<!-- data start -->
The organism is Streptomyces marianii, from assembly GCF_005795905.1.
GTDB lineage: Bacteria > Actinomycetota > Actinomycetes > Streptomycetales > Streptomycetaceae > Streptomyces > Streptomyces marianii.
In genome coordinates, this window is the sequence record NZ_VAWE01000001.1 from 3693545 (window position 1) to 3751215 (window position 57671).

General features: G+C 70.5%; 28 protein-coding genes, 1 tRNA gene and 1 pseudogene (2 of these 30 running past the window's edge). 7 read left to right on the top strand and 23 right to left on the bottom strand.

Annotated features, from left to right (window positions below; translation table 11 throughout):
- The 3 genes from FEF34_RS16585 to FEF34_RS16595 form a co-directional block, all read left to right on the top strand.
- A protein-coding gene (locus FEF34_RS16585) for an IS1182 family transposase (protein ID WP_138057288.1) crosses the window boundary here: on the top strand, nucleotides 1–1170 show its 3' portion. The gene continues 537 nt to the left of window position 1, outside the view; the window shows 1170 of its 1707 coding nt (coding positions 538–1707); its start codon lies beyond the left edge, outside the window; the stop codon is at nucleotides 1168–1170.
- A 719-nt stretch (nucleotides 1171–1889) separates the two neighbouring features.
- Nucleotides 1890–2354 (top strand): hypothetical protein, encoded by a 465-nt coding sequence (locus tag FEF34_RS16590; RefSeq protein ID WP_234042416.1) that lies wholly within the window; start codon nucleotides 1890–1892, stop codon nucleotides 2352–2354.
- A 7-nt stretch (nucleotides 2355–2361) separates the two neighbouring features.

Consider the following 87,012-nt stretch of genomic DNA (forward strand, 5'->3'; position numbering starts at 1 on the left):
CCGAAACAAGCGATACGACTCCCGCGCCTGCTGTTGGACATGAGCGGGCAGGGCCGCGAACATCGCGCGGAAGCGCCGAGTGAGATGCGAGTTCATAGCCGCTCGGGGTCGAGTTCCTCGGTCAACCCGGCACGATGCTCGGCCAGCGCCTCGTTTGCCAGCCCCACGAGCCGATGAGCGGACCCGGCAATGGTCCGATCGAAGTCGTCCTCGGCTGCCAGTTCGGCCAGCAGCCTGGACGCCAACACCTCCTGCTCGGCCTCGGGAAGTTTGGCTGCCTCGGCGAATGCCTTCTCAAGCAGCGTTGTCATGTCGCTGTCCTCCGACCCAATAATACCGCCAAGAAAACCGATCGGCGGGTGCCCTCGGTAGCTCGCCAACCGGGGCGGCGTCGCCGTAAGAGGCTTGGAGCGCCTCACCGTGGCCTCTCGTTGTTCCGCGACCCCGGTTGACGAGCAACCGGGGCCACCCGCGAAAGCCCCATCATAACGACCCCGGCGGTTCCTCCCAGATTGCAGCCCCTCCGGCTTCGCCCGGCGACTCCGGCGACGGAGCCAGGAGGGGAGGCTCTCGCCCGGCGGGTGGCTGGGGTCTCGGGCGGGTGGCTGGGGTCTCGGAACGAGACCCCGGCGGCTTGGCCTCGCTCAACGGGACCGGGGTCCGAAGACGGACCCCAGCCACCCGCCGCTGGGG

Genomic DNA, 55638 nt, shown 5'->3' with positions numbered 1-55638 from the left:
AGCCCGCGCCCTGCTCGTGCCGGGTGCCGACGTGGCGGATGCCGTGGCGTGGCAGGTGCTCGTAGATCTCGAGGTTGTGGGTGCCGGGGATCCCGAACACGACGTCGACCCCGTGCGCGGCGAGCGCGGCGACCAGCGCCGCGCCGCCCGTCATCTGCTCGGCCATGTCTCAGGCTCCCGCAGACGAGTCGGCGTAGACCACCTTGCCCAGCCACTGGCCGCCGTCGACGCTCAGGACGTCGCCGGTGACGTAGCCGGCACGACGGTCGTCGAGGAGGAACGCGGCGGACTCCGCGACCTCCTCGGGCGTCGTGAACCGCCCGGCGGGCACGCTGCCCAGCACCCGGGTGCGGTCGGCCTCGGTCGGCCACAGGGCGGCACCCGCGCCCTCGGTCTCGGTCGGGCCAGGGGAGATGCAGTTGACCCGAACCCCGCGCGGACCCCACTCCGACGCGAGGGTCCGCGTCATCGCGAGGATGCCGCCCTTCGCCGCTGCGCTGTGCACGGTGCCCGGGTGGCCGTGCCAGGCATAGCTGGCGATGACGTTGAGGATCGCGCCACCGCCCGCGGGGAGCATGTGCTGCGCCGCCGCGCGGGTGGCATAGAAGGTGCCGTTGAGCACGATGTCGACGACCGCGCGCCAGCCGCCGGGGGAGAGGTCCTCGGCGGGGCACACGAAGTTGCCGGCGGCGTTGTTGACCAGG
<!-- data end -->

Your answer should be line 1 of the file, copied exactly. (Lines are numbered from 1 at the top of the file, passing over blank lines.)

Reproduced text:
The organism is Streptomyces marianii, from assembly GCF_005795905.1.